EVMS wins NIH grant for biomarker research
The National Cancer Institute, part of the National Institutes of Health, recently awarded researchers at the Leroy T. Canoles Jr. Cancer Research Center a $2.1 million grant to continue work on a breakthrough in the early detection of aggressive prostate cancer. The EVMS-led research team brings together internationally recognized translational research groups from the U.S. and Canada.
The EVMS team will be one of 15 Early Detection Research Network’s Biomarker Development Laboratories across the country. These development groups work to streamline the bench-to-bedside process — turning laboratory research into clinical treatment.
“This grant will help us continue our work to develop tests that can identify aggressive prostate cancer before it advances and to realize our dream of personalized medicine that can tailor treatment decisions to fit the individual patient,” says John Semmes, PhD, Director of the cancer research center, the Anthem Distinguished Professor for Cancer Research and Professor of Microbiology and Molecular Cell Biology.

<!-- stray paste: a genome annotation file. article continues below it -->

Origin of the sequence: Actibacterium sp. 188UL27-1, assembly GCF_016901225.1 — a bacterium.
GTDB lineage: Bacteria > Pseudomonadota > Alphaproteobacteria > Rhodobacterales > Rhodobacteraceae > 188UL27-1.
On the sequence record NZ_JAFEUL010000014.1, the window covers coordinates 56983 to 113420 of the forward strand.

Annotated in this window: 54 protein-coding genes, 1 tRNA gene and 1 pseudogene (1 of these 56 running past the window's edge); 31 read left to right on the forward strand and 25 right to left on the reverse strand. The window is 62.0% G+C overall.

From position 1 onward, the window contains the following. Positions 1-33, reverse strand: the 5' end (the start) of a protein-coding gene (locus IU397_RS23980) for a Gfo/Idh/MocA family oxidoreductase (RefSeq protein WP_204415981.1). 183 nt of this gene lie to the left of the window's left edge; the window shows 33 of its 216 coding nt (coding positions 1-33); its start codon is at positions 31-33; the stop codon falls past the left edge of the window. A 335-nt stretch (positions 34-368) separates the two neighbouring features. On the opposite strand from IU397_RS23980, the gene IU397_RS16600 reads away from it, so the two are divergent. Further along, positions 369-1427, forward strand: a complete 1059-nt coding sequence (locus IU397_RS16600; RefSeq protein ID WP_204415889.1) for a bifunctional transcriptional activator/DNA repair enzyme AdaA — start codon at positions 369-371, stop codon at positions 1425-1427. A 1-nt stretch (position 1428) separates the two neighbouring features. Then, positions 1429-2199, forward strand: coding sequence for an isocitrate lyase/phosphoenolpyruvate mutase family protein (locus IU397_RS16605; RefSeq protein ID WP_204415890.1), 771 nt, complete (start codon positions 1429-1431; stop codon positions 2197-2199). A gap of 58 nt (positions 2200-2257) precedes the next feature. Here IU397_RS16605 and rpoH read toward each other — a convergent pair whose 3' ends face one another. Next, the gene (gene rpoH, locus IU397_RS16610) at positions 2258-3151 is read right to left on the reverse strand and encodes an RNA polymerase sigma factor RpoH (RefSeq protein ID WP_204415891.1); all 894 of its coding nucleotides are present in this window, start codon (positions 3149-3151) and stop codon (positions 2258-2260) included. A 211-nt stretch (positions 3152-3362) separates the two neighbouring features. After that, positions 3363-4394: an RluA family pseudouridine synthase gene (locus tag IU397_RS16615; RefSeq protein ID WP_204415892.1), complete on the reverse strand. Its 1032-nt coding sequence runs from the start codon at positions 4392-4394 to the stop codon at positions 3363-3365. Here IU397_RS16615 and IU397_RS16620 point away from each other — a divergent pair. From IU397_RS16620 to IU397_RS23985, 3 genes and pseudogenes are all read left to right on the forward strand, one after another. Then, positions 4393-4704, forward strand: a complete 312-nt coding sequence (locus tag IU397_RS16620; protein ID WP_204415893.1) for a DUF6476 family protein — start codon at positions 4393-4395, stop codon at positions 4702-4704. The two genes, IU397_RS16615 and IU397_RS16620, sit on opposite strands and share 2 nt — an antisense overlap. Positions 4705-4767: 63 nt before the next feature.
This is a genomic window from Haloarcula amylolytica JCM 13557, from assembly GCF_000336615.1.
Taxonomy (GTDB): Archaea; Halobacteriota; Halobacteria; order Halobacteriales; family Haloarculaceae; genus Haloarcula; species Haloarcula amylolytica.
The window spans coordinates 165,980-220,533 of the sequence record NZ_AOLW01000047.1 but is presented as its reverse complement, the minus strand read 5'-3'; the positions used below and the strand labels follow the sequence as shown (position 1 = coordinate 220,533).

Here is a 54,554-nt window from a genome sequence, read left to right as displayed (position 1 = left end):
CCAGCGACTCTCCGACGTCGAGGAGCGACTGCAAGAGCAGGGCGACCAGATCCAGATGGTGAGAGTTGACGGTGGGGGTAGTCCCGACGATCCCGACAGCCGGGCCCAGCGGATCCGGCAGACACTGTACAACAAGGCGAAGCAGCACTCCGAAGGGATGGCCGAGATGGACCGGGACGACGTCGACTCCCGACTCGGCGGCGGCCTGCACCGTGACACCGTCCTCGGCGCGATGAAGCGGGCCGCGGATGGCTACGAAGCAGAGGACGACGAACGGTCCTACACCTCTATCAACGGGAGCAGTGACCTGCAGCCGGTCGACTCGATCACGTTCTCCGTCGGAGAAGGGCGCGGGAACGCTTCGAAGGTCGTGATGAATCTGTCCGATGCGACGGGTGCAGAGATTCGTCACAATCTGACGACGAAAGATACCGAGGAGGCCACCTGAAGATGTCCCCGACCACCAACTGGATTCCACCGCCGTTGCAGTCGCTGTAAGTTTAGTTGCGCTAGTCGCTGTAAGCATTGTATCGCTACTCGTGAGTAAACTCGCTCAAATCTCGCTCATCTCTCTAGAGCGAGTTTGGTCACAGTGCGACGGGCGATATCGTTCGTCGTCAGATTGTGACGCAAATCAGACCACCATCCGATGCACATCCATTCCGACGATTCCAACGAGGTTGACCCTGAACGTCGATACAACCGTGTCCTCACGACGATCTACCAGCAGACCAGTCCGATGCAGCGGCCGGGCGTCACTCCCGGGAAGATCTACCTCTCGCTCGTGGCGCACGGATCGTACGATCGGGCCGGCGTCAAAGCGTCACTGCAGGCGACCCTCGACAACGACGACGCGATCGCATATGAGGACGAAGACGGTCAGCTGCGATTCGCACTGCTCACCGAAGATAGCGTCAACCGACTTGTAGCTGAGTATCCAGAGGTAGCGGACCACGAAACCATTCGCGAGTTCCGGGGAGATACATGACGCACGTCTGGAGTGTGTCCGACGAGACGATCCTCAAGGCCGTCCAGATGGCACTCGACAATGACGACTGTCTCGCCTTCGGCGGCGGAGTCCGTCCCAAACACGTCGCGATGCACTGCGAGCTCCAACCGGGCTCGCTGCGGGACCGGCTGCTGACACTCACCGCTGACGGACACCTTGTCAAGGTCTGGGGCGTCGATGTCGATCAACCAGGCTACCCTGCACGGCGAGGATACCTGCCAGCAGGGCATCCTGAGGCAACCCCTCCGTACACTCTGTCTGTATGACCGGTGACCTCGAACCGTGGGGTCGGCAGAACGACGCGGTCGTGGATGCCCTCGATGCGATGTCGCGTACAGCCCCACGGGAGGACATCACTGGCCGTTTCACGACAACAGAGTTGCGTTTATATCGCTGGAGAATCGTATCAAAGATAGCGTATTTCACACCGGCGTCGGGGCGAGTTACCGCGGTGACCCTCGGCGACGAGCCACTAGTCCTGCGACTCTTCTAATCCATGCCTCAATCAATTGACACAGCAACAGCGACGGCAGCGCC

Julius Nyalwidhe, PhD, of the cancer research center, co-leads the EVMS group with Dr. Semmes. He also is an Assistant Professor of Microbiology and Molecular Cell Biology.
In the initial phase of the study, researchers identified a liquid-biopsy biomarker for aggressive prostate cancer. It’s the first liquid biomarker of its kind. The next step in the study is to optimize assay performance and test for clinical effectiveness. It could be only five years before the biomarker is widely used in clinical environments.